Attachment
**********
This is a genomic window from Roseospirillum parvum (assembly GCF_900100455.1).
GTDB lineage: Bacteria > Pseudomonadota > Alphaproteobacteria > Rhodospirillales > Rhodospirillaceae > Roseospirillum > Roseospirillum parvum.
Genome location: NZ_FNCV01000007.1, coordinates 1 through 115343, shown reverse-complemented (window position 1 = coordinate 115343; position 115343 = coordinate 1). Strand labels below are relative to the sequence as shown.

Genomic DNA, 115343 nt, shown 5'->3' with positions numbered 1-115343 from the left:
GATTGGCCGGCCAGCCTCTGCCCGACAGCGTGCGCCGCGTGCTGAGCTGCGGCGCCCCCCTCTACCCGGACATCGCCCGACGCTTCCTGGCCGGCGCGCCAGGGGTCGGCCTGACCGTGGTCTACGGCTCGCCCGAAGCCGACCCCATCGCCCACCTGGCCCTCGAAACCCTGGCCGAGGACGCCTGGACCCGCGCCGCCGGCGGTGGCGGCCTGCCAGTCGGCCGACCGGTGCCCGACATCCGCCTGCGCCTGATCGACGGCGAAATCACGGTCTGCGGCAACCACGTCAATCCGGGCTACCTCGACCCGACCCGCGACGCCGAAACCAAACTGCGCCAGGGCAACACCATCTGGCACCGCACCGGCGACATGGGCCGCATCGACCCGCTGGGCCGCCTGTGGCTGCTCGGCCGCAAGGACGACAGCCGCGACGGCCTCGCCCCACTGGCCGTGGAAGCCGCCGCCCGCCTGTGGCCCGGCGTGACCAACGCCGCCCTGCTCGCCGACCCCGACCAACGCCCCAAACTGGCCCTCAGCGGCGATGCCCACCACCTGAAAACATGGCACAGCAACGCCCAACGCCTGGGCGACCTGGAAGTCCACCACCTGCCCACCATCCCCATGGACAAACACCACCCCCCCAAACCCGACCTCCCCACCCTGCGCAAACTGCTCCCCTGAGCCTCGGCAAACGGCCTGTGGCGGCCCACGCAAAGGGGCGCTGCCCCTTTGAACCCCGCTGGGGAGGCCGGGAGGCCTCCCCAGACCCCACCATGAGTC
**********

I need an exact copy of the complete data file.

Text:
This is a genomic window from Roseospirillum parvum (assembly GCF_900100455.1).
GTDB lineage: Bacteria > Pseudomonadota > Alphaproteobacteria > Rhodospirillales > Rhodospirillaceae > Roseospirillum > Roseospirillum parvum.
Genome location: NZ_FNCV01000007.1, coordinates 1 through 115343, shown reverse-complemented (window position 1 = coordinate 115343; position 115343 = coordinate 1). Strand labels below are relative to the sequence as shown.

Genomic DNA, 115343 nt, shown 5'->3' with positions numbered 1-115343 from the left:
GATTGGCCGGCCAGCCTCTGCCCGACAGCGTGCGCCGCGTGCTGAGCTGCGGCGCCCCCCTCTACCCGGACATCGCCCGACGCTTCCTGGCCGGCGCGCCAGGGGTCGGCCTGACCGTGGTCTACGGCTCGCCCGAAGCCGACCCCATCGCCCACCTGGCCCTCGAAACCCTGGCCGAGGACGCCTGGACCCGCGCCGCCGGCGGTGGCGGCCTGCCAGTCGGCCGACCGGTGCCCGACATCCGCCTGCGCCTGATCGACGGCGAAATCACGGTCTGCGGCAACCACGTCAATCCGGGCTACCTCGACCCGACCCGCGACGCCGAAACCAAACTGCGCCAGGGCAACACCATCTGGCACCGCACCGGCGACATGGGCCGCATCGACCCGCTGGGCCGCCTGTGGCTGCTCGGCCGCAAGGACGACAGCCGCGACGGCCTCGCCCCACTGGCCGTGGAAGCCGCCGCCCGCCTGTGGCCCGGCGTGACCAACGCCGCCCTGCTCGCCGACCCCGACCAACGCCCCAAACTGGCCCTCAGCGGCGATGCCCACCACCTGAAAACATGGCACAGCAACGCCCAACGCCTGGGCGACCTGGAAGTCCACCACCTGCCCACCATCCCCATGGACAAACACCACCCCCCCAAACCCGACCTCCCCACCCTGCGCAAACTGCTCCCCTGAGCCTCGGCAAACGGCCTGTGGCGGCCCACGCAAAGGGGCGCTGCCCCTTTGAACCCCGCTGGGGAGGCCGGGAGGCCTCCCCAGACCCCACCATGAGTC